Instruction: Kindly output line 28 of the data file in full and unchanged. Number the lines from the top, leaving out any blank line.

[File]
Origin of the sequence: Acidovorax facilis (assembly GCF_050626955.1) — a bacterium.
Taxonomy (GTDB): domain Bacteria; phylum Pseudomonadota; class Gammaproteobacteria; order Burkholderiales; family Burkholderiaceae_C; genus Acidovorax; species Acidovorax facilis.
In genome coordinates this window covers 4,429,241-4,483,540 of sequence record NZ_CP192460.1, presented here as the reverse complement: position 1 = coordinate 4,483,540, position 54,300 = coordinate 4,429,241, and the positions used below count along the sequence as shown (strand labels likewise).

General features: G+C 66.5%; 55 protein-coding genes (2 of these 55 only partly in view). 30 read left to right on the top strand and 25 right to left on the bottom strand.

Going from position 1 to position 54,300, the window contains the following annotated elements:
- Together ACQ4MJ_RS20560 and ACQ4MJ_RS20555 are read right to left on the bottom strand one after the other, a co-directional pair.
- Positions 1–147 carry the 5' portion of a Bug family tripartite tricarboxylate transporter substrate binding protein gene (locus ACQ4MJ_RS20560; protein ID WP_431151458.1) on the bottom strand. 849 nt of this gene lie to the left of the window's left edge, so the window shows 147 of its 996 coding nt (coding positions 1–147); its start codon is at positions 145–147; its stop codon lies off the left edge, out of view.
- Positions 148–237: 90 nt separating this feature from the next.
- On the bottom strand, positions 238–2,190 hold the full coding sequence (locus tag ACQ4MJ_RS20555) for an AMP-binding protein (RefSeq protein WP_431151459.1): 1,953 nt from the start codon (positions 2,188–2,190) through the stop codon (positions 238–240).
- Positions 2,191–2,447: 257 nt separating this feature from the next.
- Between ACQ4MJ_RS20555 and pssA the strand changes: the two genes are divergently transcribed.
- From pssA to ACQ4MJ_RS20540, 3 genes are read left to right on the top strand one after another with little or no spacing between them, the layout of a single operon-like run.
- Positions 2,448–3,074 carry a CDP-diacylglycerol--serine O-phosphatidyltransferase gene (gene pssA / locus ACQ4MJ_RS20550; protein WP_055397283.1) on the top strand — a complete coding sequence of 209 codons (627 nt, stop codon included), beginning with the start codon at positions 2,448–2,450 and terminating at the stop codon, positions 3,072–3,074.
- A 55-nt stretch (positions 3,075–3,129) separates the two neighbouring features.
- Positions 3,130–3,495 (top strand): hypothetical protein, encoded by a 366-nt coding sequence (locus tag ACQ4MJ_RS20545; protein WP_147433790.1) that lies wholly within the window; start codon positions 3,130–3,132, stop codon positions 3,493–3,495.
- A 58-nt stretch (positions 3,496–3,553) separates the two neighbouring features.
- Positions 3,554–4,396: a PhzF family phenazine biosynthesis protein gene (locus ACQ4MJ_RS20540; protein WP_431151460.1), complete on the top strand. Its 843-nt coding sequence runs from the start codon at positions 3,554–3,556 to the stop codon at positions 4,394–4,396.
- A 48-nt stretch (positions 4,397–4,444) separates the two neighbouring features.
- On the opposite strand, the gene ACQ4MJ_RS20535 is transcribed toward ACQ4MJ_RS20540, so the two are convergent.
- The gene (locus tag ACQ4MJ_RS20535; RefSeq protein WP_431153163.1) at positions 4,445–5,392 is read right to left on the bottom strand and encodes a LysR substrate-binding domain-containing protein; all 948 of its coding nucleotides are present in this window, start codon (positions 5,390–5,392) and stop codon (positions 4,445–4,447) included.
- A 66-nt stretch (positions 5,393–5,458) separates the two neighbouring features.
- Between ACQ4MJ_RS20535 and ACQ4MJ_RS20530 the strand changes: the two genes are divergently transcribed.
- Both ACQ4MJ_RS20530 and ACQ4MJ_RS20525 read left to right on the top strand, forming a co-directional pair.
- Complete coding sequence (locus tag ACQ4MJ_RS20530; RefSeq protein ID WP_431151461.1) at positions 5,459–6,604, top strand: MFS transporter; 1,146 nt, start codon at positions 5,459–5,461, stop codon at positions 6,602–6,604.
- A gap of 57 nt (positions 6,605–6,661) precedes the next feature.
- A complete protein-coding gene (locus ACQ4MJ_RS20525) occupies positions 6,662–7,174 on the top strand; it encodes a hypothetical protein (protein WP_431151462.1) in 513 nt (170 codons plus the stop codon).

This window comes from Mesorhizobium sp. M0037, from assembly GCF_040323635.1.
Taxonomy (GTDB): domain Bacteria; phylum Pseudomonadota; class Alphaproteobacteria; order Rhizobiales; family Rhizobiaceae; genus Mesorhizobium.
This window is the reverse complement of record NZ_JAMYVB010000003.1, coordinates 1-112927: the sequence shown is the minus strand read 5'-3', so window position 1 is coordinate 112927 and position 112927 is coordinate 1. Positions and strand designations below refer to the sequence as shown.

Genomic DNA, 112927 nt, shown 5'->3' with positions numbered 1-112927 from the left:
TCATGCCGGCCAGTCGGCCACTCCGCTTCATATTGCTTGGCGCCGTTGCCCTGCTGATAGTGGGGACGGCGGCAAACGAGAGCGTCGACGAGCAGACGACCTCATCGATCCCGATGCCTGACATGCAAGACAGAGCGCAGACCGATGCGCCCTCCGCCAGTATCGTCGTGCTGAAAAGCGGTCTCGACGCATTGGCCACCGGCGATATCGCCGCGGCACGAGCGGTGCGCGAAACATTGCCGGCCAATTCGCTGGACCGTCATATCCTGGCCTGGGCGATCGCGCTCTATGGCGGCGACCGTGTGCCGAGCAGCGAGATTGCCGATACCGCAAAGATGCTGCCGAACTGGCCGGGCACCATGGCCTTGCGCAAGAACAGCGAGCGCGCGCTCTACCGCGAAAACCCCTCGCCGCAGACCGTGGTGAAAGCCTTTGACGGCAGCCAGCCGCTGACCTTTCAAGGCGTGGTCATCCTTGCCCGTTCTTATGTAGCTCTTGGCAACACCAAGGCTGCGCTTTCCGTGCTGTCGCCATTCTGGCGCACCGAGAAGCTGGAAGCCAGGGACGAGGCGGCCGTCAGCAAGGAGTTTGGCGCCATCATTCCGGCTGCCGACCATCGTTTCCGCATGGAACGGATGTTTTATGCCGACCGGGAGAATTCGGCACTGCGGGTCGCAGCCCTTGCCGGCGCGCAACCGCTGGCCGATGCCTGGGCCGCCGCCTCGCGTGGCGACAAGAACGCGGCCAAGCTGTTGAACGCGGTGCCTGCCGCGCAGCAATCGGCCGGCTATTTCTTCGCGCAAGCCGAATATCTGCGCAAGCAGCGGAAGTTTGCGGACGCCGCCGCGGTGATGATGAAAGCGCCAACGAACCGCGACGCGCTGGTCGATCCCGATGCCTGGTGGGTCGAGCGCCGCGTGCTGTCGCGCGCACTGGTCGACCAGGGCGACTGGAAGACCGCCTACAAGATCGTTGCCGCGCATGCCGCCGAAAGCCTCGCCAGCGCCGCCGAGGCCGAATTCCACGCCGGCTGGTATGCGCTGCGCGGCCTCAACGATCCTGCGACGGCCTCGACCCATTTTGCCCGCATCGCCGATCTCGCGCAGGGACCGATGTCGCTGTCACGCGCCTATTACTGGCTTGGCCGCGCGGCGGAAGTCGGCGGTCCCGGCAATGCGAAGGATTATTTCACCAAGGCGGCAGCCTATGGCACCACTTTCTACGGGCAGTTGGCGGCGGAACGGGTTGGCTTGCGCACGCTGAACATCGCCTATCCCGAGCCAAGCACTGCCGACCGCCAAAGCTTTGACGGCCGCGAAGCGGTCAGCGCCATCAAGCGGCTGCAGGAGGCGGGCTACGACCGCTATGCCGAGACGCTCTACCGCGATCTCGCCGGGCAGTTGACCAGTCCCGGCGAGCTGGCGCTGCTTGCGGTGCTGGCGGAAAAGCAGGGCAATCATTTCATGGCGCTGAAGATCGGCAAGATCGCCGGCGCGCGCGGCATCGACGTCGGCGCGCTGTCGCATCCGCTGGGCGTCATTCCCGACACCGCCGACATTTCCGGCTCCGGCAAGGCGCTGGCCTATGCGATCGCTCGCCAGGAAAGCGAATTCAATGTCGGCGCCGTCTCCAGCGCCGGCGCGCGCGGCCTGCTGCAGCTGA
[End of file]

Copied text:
Taxonomy (GTDB): domain Bacteria; phylum Pseudomonadota; class Alphaproteobacteria; order Rhizobiales; family Rhizobiaceae; genus Mesorhizobium.